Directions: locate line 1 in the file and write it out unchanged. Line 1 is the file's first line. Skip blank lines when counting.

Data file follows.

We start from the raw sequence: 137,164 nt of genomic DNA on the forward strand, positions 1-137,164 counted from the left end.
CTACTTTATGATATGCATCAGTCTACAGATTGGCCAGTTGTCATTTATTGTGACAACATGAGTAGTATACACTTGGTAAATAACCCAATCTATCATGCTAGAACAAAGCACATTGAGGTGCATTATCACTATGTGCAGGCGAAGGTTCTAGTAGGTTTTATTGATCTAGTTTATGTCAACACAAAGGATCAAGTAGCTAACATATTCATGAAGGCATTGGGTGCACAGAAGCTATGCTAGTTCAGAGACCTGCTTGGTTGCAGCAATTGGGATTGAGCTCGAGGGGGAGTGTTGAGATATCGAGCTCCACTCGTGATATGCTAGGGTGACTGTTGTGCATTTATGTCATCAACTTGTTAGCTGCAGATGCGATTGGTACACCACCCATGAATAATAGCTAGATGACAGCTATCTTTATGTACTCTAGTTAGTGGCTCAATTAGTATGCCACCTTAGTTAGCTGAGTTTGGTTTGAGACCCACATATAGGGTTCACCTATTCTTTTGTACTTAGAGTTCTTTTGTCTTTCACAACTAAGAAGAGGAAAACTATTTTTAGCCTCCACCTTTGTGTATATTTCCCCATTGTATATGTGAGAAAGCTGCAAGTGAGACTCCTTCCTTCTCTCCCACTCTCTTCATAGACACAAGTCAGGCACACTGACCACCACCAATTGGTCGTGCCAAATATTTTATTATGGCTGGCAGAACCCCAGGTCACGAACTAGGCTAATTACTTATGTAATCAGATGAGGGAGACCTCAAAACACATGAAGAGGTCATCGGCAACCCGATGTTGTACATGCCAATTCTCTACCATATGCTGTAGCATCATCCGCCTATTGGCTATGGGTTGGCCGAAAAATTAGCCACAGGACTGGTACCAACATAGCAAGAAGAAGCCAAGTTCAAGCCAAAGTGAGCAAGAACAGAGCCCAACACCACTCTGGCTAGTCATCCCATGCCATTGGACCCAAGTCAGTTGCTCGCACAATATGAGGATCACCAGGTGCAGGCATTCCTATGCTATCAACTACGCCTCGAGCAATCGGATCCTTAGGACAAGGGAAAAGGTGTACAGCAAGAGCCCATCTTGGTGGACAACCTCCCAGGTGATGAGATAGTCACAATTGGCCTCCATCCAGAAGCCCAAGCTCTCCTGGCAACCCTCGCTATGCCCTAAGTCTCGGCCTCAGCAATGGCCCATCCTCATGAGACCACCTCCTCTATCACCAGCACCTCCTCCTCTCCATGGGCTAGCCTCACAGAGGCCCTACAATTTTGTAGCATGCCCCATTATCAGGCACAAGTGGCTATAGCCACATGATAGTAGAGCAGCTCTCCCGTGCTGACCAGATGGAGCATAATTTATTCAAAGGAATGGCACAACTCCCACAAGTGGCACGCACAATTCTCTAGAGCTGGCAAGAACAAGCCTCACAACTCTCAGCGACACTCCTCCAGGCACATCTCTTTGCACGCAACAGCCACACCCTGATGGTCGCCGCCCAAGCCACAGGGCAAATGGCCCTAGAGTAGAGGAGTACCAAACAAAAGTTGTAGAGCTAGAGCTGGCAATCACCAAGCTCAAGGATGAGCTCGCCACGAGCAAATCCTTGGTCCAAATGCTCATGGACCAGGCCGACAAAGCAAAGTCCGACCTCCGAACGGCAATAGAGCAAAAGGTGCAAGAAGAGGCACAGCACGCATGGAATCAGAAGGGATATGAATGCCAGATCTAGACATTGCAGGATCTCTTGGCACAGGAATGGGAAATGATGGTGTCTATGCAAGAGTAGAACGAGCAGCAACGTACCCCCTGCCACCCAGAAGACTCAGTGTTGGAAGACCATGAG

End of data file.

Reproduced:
We start from the raw sequence: 137,164 nt of genomic DNA on the forward strand, positions 1-137,164 counted from the left end.